Roadrunner Haiku Journal
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February 2009  Issue IX:1

The Pope Doth Fly

Paul Pfleuger, Jr.


In World Haiku 2005 (Nishida Shoten, Japan), Ban'ya Natsuishi divulges how he uttered the words “flying pope” (soratobu hoo) to himself in a dream and, without perceiving what this meant, he set out in pursuit of what meaning might lie behind this curious expression by working the motif into an ongoing and evolving series of haiku. He suggests that the image of the Pope taking to the air is “quite clear,” while also putting forward the notion that it “may only be a caricature of Christianity.”  The image seems to beg to be interpreted in many ways though, ranging from a set of Judeo-Christian ideals with all the underpinnings of globalization, to a champion or protagonist of modernity, to the allure of flight which also symbolizes thought and imagination. The possibilities are boundless. One tempting vantage point which the poet himself has offered is that of the view from the Papal shoes taking to the air, whereas “we can watch anything that might occur on the Earth.”

Since its conception, the haiku l’enfant terrible has multiplied the figurative possibilities and potential personas tenfold. He has gone on to compose a menagerie of haiku based on the image including Flying Pope: 127 Haiku ( and the expanded Flying Pope: 161 Haiku (Koorosha), both from 2008. Both collections include Japanese and poised English translations by the poet and Jim Kacian. At times, the Flying Pope offers some semblance of a manifestation of the self, as is the case in the following which appear in both editions:

While flying
the Pope reads aloud
haiku without season words

Flying Pope
apologizes to
the thousand-year-old cedar

Carl Jung proposed that there is no single method for interpreting a dream and that each of us is equipped with enough devices to self-interpret what comes to us in our sleep. Only Ban’ya Natsuishi can say how much closer he is to an understanding of the Flying Pope after a hundred something splendid cracks at his muse. Few doors go left unopened, or stones unturned. That is not to say though that Natsuishi’s catharsis excludes readers at all from the experience, as they are invited to participate, unravel, marvel and unwind with him. When entering the poet’s subconscious, readers should be little surprised by abstract and sometimes quirky haiku such as the following:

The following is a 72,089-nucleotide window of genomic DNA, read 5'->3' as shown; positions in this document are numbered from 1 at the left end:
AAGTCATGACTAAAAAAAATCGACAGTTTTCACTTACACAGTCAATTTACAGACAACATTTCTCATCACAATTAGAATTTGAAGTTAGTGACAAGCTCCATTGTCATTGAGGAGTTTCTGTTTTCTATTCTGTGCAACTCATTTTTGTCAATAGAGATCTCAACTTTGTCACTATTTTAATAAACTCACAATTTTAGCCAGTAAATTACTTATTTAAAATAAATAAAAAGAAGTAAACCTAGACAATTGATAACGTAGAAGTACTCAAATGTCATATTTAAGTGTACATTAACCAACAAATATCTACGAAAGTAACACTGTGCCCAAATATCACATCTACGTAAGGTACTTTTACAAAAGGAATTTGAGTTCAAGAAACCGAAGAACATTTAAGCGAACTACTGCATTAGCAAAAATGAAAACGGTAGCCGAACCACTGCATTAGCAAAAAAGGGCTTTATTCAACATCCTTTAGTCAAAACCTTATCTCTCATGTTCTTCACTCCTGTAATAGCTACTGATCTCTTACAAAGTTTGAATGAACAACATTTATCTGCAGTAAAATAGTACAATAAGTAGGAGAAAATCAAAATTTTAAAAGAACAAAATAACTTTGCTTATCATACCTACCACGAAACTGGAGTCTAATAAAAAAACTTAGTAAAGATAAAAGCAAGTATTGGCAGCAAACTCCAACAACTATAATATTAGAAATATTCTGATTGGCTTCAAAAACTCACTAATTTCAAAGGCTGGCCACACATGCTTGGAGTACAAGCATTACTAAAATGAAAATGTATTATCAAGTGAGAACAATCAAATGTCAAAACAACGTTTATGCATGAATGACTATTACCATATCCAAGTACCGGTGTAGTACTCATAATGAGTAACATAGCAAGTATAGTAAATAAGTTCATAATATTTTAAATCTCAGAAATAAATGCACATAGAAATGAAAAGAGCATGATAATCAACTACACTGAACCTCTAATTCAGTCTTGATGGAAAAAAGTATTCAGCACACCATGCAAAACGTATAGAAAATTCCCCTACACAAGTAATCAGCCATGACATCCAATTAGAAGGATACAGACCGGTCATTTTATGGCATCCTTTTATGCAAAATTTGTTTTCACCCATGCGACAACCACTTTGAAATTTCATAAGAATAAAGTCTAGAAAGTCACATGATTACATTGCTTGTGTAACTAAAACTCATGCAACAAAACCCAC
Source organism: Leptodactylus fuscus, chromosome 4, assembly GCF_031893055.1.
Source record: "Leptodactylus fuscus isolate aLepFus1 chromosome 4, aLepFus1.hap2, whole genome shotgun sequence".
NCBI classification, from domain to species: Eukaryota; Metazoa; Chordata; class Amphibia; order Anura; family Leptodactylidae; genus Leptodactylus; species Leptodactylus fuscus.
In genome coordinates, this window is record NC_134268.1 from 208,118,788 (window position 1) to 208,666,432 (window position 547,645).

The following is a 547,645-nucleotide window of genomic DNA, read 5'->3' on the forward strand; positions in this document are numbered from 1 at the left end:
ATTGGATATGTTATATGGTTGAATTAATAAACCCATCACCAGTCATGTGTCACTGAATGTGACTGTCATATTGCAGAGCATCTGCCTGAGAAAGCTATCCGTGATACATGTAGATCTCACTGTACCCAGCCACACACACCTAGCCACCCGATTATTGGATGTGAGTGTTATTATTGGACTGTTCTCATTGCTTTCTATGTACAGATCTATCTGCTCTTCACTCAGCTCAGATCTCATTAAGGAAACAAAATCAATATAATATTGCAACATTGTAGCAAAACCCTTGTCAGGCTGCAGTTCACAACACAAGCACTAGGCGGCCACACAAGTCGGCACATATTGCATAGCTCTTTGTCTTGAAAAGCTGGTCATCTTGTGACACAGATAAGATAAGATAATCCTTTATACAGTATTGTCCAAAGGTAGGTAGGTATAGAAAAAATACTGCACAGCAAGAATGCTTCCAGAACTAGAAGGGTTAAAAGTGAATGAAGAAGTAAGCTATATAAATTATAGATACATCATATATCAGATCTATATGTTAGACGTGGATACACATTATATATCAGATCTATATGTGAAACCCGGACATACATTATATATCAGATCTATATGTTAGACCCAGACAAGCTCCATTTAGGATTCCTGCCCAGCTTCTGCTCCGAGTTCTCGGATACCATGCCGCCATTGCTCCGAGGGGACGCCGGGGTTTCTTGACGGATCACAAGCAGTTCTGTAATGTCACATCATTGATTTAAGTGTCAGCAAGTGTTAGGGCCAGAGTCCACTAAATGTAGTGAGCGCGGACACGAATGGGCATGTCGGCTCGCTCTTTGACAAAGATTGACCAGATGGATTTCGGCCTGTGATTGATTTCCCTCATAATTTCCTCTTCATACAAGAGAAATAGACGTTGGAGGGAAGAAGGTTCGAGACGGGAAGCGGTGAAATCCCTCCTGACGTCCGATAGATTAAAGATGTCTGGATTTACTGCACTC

Flying Pope
visible only to children
and a giraffe

Flying Pope
loves an island
like a red bean

The Flying Pope—
hairy caterpillars and children
making merry

Flying Pope
is he an emphasizing dot
to a telephone pole?

Stream-of-consciousness illustrations by Kuniharu Shimizu in Flying Pope: 161 Haiku  (Koorosha) expressively capture the panorama that Natsuishi portrays, making it the more highly recommended of the two editions, while either gives one access to this world where the Pope doth fly. As personal as these collections may be—digging from the poet’s subconscious innate psychic structures which are often abstruse—he avoids having his haiku come off sounding stuffy, often, instead, displaying a lighthearted or blushing tone. Ban’ya’s humorous side shows particularly in his peculiar homage to Hosai Ozaki:

Flying Pope
even coughs

All punning aside, Natuishi’s mystifying Pope flies in the face of the very idea that haiku should refrain from self-indulgence. It is quite bold in this sense. There is an instantaneity about the ongoing Flying Pope saga that is akin to that of a dream diary kept by the bedside, and it is enticing to linger with the most rousing of his haiku. Take these, for example:

Flying Pope
many times many times
crunches sand

the Pope divides
into several

The Flying Pope
throwing gold coins
down to a wolf

from both Flying Pope collections. Andthese from Flying Pope: 161 Haiku:

A singing voice
from a village of mud
the Pope flies

The Pope flying
in an ukiyo-e
floating on the pond

Flying in the sky
of the vanguard
the Pope so glossy

While these Flying Pope collections may not be the ideal starting point for those new to Natsuishi’s haiku, readers with even the slightest interest in his poetry, as well as avid devotees, should be more than pleased with what they have to offer, and expect to return to them time and again. Both have soul at their heart which transcends the limitations of the ego. The Flying Pope says much about the potential for creating abstract haiku that challenge and at the same time enchant, making these titles significant additions to the haiku canon.


Flying Pope: 127 Haiku by Ban’ya Natsuishi (Allahabad, India:, 2008). ISBN 978-81-8253-106-2. 139 pages. US$20.00.


Flying Pope: 161 Haiku by Ban’ya Natsuishi (Tokyo: Koorosha, 2008). 110 pages. 18.6 x 13 x 1.2 cm. 2,520.00 yen.

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